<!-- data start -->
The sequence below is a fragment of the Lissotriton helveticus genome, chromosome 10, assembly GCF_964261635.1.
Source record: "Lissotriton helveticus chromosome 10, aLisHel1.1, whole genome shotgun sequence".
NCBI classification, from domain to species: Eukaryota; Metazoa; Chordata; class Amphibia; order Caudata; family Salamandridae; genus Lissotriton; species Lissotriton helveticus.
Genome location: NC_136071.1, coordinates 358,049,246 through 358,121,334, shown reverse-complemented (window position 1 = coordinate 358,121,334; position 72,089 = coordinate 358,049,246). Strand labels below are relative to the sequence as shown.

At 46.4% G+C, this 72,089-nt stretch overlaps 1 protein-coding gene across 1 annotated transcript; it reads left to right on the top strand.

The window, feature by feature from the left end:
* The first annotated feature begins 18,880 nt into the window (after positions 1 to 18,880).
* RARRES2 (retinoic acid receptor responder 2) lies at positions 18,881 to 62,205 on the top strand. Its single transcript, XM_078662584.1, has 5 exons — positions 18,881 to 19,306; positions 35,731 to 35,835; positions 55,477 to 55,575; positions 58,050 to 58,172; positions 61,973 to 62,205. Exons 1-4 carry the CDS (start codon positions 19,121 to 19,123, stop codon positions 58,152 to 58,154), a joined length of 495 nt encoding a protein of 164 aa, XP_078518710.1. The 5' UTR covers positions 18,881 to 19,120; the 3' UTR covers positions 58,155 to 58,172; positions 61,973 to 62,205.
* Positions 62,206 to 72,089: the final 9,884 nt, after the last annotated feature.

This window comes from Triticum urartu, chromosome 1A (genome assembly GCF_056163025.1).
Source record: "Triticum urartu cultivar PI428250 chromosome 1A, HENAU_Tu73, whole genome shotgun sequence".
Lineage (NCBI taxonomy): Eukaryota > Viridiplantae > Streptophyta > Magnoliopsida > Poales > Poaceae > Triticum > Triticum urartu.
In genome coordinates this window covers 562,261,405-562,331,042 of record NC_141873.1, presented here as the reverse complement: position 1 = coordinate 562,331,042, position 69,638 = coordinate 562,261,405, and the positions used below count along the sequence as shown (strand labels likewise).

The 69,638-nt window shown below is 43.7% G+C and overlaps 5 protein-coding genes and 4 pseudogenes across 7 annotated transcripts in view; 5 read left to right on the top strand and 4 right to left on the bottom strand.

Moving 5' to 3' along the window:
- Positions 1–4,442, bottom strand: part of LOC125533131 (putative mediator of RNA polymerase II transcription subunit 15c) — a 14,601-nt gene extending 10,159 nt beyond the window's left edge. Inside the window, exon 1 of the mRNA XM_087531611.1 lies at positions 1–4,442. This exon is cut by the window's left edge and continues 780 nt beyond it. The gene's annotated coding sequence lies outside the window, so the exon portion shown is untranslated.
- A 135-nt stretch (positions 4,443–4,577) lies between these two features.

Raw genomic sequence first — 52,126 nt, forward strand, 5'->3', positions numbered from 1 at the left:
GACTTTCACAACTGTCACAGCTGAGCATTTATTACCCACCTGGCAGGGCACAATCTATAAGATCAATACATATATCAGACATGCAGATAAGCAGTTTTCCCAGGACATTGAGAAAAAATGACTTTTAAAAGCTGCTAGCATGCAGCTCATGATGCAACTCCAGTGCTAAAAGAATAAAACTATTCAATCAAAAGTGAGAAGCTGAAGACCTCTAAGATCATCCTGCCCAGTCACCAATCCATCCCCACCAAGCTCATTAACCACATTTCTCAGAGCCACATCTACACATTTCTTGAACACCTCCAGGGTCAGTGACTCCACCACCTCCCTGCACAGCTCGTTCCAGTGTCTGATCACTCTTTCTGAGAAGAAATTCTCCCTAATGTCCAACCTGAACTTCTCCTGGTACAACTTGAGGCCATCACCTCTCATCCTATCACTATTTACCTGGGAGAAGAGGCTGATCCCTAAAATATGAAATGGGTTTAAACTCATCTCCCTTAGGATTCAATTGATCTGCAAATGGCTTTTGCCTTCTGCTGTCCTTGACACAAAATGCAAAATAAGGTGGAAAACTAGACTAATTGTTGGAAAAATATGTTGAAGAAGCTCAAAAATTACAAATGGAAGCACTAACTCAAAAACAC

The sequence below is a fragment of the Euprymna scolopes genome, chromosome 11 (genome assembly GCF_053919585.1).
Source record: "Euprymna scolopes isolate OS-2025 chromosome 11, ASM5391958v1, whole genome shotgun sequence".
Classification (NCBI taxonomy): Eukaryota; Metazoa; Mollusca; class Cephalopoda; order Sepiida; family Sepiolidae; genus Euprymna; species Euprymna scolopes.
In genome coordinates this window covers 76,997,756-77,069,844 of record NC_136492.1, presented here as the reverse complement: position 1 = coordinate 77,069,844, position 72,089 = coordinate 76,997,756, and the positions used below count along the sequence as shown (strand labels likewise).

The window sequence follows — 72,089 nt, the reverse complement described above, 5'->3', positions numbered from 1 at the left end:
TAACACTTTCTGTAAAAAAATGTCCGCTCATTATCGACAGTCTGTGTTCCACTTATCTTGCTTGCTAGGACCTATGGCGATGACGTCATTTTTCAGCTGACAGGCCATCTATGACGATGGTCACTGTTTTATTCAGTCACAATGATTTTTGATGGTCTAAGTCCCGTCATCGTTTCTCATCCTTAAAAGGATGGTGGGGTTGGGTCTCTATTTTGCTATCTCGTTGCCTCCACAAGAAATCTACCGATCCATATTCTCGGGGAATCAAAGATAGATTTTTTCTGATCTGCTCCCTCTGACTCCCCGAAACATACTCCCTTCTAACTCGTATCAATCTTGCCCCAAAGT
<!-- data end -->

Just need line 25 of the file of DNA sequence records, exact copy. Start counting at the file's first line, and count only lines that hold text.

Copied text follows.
TAACACTTTCTGTAAAAAAATGTCCGCTCATTATCGACAGTCTGTGTTCCACTTATCTTGCTTGCTAGGACCTATGGCGATGACGTCATTTTTCAGCTGACAGGCCATCTATGACGATGGTCACTGTTTTATTCAGTCACAATGATTTTTGATGGTCTAAGTCCCGTCATCGTTTCTCATCCTTAAAAGGATGGTGGGGTTGGGTCTCTATTTTGCTATCTCGTTGCCTCCACAAGAAATCTACCGATCCATATTCTCGGGGAATCAAAGATAGATTTTTTCTGATCTGCTCCCTCTGACTCCCCGAAACATACTCCCTTCTAACTCGTATCAATCTTGCCCCAAAGT